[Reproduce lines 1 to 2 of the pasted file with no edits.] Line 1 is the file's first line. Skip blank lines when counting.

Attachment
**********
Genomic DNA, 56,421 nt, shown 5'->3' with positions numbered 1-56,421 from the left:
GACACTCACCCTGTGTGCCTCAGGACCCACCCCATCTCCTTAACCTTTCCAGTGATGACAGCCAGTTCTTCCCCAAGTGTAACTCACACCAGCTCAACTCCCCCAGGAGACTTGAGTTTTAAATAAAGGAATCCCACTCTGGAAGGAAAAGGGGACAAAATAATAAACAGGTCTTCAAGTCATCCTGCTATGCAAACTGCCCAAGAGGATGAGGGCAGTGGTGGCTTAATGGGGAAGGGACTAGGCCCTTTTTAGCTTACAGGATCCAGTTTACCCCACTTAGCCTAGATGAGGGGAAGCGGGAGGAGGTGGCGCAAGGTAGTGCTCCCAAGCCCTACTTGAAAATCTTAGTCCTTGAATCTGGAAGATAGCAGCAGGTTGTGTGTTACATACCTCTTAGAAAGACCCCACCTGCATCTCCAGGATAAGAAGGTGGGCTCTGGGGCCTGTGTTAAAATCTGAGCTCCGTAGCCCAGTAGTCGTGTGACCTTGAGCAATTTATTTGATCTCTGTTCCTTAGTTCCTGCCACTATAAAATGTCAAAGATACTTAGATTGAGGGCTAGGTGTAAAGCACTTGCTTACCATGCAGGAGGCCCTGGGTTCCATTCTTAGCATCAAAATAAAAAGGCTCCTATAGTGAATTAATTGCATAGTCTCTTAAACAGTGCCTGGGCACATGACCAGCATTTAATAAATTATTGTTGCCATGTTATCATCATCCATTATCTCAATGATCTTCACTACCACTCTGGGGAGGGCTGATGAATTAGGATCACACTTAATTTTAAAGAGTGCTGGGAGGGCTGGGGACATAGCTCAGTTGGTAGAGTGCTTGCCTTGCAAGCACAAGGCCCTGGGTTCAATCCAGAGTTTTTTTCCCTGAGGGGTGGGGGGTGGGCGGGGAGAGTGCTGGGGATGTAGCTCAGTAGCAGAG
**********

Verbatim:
Genomic DNA, 56,421 nt, shown 5'->3' with positions numbered 1-56,421 from the left:
GACACTCACCCTGTGTGCCTCAGGACCCACCCCATCTCCTTAACCTTTCCAGTGATGACAGCCAGTTCTTCCCCAAGTGTAACTCACACCAGCTCAACTCCCCCAGGAGACTTGAGTTTTAAATAAAGGAATCCCACTCTGGAAGGAAAAGGGGACAAAATAATAAACAGGTCTTCAAGTCATCCTGCTATGCAAACTGCCCAAGAGGATGAGGGCAGTGGTGGCTTAATGGGGAAGGGACTAGGCCCTTTTTAGCTTACAGGATCCAGTTTACCCCACTTAGCCTAGATGAGGGGAAGCGGGAGGAGGTGGCGCAAGGTAGTGCTCCCAAGCCCTACTTGAAAATCTTAGTCCTTGAATCTGGAAGATAGCAGCAGGTTGTGTGTTACATACCTCTTAGAAAGACCCCACCTGCATCTCCAGGATAAGAAGGTGGGCTCTGGGGCCTGTGTTAAAATCTGAGCTCCGTAGCCCAGTAGTCGTGTGACCTTGAGCAATTTATTTGATCTCTGTTCCTTAGTTCCTGCCACTATAAAATGTCAAAGATACTTAGATTGAGGGCTAGGTGTAAAGCACTTGCTTACCATGCAGGAGGCCCTGGGTTCCATTCTTAGCATCAAAATAAAAAGGCTCCTATAGTGAATTAATTGCATAGTCTCTTAAACAGTGCCTGGGCACATGACCAGCATTTAATAAATTATTGTTGCCATGTTATCATCATCCATTATCTCAATGATCTTCACTACCACTCTGGGGAGGGCTGATGAATTAGGATCACACTTAATTTTAAAGAGTGCTGGGAGGGCTGGGGACATAGCTCAGTTGGTAGAGTGCTTGCCTTGCAAGCACAAGGCCCTGGGTTCAATCCAGAGTTTTTTTCCCTGAGGGGTGGGGGGTGGGCGGGGAGAGTGCTGGGGATGTAGCTCAGTAGCAGAG